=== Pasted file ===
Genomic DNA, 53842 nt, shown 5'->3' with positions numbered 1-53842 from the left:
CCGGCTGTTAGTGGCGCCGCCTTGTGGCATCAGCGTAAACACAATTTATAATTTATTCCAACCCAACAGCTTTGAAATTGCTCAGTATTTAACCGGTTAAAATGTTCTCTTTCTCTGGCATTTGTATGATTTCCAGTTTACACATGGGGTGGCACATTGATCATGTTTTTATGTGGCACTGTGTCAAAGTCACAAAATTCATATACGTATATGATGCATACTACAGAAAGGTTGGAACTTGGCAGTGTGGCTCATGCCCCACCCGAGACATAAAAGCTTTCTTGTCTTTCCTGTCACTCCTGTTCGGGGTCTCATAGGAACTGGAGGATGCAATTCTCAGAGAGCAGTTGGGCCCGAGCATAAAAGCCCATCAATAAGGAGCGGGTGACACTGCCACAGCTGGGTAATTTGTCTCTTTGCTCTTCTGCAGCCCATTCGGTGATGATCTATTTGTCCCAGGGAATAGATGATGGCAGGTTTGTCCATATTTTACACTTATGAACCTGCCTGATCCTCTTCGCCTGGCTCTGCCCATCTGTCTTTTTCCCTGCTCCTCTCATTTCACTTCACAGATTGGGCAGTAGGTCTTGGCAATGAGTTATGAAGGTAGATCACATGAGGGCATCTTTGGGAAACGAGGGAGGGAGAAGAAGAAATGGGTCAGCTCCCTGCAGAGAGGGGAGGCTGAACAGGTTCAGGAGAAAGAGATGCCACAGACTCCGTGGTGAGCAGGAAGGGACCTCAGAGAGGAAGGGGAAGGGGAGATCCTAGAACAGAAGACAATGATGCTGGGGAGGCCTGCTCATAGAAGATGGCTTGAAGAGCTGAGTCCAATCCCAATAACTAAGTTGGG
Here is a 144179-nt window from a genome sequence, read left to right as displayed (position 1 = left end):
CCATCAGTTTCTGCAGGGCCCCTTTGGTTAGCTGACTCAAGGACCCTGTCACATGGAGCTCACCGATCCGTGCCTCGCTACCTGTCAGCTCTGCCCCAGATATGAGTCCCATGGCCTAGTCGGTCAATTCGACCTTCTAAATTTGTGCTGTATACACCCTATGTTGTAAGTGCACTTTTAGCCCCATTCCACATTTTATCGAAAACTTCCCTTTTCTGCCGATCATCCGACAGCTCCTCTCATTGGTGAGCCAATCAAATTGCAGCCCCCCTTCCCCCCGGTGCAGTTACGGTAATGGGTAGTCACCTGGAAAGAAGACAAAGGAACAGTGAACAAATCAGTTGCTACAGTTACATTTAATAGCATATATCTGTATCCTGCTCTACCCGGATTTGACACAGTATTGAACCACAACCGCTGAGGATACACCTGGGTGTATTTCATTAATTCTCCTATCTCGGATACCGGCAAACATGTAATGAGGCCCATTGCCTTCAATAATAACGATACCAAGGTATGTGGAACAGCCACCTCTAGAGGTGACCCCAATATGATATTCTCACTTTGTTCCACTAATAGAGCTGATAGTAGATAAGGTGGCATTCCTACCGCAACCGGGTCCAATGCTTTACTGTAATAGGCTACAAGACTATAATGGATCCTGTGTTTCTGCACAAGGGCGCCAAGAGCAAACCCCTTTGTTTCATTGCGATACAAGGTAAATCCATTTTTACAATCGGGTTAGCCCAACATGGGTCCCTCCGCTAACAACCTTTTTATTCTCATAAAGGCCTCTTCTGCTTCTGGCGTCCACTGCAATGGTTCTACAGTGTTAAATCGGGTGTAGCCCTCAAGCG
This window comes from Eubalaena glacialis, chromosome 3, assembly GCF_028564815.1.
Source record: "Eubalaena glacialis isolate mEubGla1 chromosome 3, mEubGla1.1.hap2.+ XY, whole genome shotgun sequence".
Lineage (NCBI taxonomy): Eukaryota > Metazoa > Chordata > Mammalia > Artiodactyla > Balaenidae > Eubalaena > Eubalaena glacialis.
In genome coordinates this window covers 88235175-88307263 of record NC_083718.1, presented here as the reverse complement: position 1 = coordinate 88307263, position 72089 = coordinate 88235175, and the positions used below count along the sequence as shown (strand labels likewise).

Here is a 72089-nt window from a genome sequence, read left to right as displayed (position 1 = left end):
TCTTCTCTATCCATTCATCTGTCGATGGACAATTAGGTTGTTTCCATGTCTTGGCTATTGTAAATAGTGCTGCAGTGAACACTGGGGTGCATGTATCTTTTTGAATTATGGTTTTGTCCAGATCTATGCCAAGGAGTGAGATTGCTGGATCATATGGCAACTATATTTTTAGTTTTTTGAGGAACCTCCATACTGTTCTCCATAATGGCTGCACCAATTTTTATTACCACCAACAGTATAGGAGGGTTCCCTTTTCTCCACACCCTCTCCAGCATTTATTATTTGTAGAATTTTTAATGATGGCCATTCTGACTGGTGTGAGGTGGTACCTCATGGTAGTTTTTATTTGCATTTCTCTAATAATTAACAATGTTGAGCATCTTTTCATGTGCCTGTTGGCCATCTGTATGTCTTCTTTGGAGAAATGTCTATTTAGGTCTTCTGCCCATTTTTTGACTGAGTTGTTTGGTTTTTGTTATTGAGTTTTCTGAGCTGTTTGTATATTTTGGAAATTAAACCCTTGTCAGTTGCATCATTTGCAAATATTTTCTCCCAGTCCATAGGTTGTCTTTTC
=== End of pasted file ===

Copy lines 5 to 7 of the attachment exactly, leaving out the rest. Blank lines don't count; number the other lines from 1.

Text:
This window comes from Eubalaena glacialis, chromosome 3, assembly GCF_028564815.1.
Source record: "Eubalaena glacialis isolate mEubGla1 chromosome 3, mEubGla1.1.hap2.+ XY, whole genome shotgun sequence".
Lineage (NCBI taxonomy): Eukaryota > Metazoa > Chordata > Mammalia > Artiodactyla > Balaenidae > Eubalaena > Eubalaena glacialis.